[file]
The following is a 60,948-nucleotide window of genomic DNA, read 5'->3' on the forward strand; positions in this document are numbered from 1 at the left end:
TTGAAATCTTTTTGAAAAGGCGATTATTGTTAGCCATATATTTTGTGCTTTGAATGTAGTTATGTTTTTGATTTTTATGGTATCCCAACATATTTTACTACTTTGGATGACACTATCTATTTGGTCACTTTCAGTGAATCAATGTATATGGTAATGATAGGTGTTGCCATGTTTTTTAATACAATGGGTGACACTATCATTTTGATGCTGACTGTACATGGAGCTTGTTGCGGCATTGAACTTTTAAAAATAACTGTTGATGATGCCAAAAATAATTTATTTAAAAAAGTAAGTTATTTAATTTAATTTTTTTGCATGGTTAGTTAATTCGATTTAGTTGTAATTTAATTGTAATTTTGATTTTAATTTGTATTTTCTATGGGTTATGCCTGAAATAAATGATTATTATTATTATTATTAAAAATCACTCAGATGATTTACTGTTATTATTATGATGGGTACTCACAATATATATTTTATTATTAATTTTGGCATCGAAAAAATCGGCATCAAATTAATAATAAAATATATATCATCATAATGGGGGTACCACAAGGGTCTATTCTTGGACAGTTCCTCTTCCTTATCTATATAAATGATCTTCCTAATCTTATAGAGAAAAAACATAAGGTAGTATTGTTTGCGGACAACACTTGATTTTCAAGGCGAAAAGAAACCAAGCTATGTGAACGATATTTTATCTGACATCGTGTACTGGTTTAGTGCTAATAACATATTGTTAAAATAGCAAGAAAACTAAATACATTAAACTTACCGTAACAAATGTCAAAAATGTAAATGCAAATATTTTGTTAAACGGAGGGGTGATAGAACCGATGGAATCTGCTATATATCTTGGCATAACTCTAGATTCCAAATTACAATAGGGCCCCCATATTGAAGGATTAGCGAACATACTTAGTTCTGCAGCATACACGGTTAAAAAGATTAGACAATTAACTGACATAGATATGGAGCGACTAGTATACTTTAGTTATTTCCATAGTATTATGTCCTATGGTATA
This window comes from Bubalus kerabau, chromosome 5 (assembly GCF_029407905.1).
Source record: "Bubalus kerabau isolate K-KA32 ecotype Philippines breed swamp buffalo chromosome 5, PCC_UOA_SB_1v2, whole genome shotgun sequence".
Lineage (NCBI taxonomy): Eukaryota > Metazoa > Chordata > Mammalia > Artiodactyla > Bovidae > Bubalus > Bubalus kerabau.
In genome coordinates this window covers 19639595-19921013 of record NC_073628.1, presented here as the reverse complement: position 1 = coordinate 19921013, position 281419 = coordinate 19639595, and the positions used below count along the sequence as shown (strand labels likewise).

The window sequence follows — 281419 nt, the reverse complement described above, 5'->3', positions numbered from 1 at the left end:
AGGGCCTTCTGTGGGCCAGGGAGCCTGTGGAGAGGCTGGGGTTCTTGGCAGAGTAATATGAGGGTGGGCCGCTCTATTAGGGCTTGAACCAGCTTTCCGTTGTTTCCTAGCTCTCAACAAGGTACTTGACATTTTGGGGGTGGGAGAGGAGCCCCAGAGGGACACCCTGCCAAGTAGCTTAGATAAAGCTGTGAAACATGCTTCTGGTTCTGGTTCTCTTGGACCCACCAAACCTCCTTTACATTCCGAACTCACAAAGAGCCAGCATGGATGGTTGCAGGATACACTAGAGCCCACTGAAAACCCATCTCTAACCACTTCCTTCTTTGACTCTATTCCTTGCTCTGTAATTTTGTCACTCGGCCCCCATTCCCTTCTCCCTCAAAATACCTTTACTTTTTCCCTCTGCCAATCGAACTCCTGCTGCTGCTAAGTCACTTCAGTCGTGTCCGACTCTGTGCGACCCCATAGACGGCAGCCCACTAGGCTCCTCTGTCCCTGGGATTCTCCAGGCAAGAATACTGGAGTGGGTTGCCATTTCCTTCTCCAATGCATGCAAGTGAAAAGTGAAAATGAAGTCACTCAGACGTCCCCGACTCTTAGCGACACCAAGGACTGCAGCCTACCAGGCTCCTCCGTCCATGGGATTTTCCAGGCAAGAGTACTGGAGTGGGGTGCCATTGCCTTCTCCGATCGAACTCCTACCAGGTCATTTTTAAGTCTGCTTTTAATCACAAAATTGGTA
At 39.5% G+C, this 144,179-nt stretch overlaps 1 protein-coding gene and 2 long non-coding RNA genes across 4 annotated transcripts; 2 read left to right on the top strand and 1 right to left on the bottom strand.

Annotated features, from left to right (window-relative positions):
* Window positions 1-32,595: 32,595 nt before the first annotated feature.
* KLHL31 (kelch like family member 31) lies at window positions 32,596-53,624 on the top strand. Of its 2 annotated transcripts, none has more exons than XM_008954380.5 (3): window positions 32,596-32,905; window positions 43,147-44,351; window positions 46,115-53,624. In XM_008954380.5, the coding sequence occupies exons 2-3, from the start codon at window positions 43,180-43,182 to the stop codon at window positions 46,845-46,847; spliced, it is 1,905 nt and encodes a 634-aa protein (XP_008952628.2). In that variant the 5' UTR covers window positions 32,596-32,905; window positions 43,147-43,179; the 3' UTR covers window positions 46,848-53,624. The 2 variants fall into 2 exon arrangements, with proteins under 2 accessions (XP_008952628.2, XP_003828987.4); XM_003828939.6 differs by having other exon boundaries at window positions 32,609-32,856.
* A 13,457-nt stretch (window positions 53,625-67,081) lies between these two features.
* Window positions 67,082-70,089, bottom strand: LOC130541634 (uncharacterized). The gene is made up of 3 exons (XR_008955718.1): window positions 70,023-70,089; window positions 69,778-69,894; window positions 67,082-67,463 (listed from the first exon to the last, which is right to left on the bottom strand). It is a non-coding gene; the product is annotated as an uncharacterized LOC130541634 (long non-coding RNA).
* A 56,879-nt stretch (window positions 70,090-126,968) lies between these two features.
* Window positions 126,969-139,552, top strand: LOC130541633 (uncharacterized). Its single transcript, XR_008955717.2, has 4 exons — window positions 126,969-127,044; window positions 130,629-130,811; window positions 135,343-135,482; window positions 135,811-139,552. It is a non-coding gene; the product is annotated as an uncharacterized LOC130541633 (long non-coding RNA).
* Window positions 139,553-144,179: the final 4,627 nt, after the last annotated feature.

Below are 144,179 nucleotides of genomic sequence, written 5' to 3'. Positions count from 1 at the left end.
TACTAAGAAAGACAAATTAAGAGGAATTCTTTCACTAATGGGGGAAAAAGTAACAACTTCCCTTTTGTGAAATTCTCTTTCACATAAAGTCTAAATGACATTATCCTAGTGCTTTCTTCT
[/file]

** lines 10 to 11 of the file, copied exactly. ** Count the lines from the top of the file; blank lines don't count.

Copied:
Annotated features, from left to right (window-relative positions):
* Window positions 1-32,595: 32,595 nt before the first annotated feature.